The immune system: A common link mediating exercise effects on the tumour microenvironment and skeletal muscle mitochondria?
Buss, Linda Anita
Exercise reduces the risk of developing a range of different cancers and has been associated with improved cancer patient survival. However, preclinical studies suggest that in some cases, exercise may be ineffective or even accelerate tumour growth. Understanding the mechanisms behind the exercise-cancer relationship may help us better identify which individuals are likely to benefit from exercise, and aid the development of new treatment strategies. The overarching aim of this thesis was to investigate the mechanisms behind the effect of exercise on cancer outcomes, including its effects on the tumour microenvironment, tumour growth rate, cancer-associated muscle dysfunction and interaction with immunotherapy. Specifically, I investigated the response of the tumour and skeletal muscle to exercise (alone and in combination with anti-PD-1 immunotherapy) by characterising changes in tumour-infiltrating immune cells, tumour hypoxia and blood flow, and markers of muscle mitochondria in mice with transplanted melanoma or breast cancers. I hypothesised that exercise would enhance anti-tumour immune responses and improve tumour blood flow, thereby boosting the efficacy of concurrent immunotherapy. However, I also hypothesised that tumour burden would impair muscular adaptation to exercise, thereby potentially limiting exercise effects on the tumour. Exercise, both alone and in combination with anti-PD-1 treatment, produced changes in the number and proportion of CD8+ tumour-infiltrating T cells. The direction of these changes varied with treatment and tumour type, but did not significantly affect tumour growth rate. Furthermore, breast cancer inhibited skeletal muscle mitochondrial adaptation to exercise. This impaired response was restored by anti-PD-1 treatment (in mice with either tumour type), suggesting that the immune system plays a critical role in effective muscular adaptation to exercise. Finally, I found that muscular COX-IV expression (as a proxy for mouse ‘fitness’ and an indicator of effective muscle response to exercise), was associated with slower tumour growth and reduced tumour hypoxia in hyperlipidaemic ApoE-/- but not wild-type mice. Taken together, these results highlight the immune system as an important mediator of exercise effects on both the tumour and muscle tissue, and suggest that exercise may ‘normalise’ the negative effects of metabolic abnormalities on tumour progression. Therefore, this work has provided mechanistic understanding of the exercise-cancer relationship and has generated the hypothesis that the combination of exercise and immunotherapy may be a potential novel therapeutic strategy for the prevention of cancer-associated muscle wasting.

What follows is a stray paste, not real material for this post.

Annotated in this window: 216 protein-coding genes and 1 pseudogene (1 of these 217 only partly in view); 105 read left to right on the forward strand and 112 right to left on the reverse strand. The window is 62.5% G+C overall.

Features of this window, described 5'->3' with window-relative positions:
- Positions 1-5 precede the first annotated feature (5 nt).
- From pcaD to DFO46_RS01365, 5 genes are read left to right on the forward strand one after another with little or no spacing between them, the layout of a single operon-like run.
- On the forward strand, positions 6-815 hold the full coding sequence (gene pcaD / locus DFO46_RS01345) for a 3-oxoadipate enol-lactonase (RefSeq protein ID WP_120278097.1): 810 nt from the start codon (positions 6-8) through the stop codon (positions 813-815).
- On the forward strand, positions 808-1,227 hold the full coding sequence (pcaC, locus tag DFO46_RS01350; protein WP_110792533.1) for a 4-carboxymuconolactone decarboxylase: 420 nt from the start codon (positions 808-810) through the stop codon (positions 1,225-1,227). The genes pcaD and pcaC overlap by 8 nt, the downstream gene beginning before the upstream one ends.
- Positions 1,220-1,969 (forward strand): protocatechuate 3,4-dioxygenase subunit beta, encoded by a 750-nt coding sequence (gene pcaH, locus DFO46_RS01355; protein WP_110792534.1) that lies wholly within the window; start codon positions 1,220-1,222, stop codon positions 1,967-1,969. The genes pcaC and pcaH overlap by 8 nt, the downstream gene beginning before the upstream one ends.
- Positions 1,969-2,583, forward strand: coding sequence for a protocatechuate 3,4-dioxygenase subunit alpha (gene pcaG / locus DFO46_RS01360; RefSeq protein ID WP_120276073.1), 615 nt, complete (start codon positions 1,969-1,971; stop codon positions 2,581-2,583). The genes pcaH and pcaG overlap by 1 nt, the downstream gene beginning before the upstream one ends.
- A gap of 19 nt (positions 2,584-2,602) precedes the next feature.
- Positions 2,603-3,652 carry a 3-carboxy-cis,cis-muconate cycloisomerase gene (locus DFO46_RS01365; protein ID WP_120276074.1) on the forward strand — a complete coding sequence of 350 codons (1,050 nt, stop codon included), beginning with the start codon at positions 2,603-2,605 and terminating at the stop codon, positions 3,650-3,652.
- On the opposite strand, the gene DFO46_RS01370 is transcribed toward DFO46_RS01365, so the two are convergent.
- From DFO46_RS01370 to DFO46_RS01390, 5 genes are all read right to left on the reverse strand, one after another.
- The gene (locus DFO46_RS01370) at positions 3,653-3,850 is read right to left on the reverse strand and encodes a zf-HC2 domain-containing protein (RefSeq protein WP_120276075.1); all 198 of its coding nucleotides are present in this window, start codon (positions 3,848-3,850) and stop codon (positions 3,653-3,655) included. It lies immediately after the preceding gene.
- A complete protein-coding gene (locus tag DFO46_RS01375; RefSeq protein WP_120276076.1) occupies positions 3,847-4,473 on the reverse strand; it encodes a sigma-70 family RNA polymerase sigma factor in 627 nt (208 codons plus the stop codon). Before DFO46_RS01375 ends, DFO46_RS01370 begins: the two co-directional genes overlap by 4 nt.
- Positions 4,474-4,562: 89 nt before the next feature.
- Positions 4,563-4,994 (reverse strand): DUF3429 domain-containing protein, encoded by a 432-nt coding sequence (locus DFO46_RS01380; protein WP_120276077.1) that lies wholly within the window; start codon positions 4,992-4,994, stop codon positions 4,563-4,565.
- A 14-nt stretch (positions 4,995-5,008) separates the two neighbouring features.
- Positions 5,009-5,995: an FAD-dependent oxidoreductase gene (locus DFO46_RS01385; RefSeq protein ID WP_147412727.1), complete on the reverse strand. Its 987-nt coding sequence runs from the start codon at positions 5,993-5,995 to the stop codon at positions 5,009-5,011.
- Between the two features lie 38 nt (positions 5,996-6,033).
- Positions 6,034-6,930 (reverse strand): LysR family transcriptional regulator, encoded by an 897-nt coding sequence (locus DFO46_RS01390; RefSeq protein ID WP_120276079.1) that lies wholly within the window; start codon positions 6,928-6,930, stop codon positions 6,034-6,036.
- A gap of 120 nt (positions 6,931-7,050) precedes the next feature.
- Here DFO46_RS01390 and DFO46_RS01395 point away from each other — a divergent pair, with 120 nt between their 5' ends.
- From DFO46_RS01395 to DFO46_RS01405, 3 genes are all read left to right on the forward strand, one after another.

Advisor: Dachs, Gabi; Currie, Margaret; Hock, Barry; Ang, Abel; Robinson, Bridget
Degree Name: Doctor of Philosophy
Degree Discipline: Pathology and Biomedical Science
Publisher: University of Otago
Keywords: Cancer; Tumour microenvironment; Cancer immunology; Exercise; Physical activity; Exercise oncology; Mitochondria; Hypoxia; Immune checkpoint inhibitors; Anti-PD-1; Immunotherapy; Exercise response
Research Type: Thesis